He knows many of the old-time Oilers, who count him as a friend. He also knows a number of the current Oilers, (Moreau, Staios, Horcoff) who regard him well and believe he'll be a good owner.
The biggest impact Katz can have in a pizzazz sense is helping to finance a new arena, then adding his marketing muscle to programming it for all events, not just the Oilers. Keep in mind, Katz made his billions by growing Rexall continent-wide. He is a 'branding' expert and sport is all about that these days.
For the team on an ongoing basis, I think having a decisive, deep-pockets business heavyweight in charge can help the club with intangibles, like attracting free agents, shortening the line between thought and action from owner to GM (and vice-versa), and so forth.
I also think he can fortify the Oilers front office, maybe try to replicate that Detroit set-up a lot more easily than the previous administration.
The EIG was right for its time and did a fabulous service for Edmonton, but it can be hard to maintain consensus as the years pile up and, some years, the losses.
4) Edmontonians are keenly interested in the new downtown arena project and public funding. How much of a role do you think the public will play in the funding process? Is the project in stages ahead of what the general public knows?
It will be interesting to see what, if any, public money (taxpayers' money) Mayor Stephen Mandel's feasibility study foresees.
The biggest role for the public will be patronizing the activities in and around the arena — the games, the bars, restaurants, shops, on and on. Depending on what the final project looks like.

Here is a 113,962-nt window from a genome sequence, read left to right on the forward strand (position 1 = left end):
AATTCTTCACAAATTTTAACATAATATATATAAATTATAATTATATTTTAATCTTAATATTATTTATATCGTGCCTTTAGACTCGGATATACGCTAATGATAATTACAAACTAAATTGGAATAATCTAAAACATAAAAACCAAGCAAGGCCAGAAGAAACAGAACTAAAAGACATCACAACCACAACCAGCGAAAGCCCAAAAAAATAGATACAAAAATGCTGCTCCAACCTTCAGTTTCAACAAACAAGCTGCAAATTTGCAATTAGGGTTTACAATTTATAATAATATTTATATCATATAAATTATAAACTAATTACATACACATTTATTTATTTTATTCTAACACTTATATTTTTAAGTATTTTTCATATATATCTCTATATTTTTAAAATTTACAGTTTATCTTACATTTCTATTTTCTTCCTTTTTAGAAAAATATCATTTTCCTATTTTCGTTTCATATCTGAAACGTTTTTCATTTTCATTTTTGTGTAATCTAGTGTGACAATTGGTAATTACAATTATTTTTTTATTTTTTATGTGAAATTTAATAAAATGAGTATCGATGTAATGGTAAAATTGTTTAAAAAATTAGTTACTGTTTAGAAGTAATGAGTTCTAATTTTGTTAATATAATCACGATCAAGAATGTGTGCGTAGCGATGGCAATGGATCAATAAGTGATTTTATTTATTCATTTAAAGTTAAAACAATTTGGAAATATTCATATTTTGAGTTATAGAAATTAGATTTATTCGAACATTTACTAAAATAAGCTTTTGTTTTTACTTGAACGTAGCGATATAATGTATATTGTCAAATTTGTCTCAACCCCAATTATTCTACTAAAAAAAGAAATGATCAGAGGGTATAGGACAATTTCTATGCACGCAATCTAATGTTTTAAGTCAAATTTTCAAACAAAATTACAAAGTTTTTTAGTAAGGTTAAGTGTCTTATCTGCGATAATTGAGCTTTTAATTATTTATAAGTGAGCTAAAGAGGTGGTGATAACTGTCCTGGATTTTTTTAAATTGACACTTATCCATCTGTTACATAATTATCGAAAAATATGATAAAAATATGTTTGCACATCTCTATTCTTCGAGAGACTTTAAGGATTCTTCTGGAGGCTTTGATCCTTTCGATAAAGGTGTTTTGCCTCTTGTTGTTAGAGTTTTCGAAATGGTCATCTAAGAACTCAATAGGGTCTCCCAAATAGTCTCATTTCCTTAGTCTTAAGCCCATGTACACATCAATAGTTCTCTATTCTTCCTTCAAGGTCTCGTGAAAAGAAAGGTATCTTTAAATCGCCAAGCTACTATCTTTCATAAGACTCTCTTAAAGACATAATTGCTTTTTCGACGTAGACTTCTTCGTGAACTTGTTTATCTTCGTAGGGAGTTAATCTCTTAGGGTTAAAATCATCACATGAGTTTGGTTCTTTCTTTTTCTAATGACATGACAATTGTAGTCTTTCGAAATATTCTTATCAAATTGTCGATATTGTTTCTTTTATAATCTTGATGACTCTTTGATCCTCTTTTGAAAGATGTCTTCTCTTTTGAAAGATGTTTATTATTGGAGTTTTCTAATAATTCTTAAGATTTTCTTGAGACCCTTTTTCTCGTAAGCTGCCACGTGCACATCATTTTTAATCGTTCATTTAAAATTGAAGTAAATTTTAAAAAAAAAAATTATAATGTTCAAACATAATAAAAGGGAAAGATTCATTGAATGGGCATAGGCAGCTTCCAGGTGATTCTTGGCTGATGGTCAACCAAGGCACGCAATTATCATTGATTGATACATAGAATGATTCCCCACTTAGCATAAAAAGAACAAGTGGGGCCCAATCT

I have no doubt the game plan is moving faster than information is flowing to the public. We'll know more later this month when Mandel unveils the feasibility study.
5) There have been rumblings of Edmonton being an undesirable place for NHL players in recent years. Do you agree with the notion that Edmonton is a fishbowl and/or undesirable? From your interactions with the team and players, do you feel there are any players, besides Roloson, currently on the team that wish to be playing elsewhere?
Pronger's abrupt departure, literally sprinting for the exit hours after a spectacularly successful season had ended, caused much damage to a city with an inferiority complex and one that is undeniably geographically isolated from the North American mainstream.
A superstar with a five-year deal bolting after one year from a Cup finalist raises eyebrows, for sure. It hurt.
Any Canadian city — and a few U.S. ones — put intense scrutiny on their hockey team. I come from Montreal, where the scrutiny comes in both official languages and is, if anything, far more intense and unrelenting than it is in Edmonton.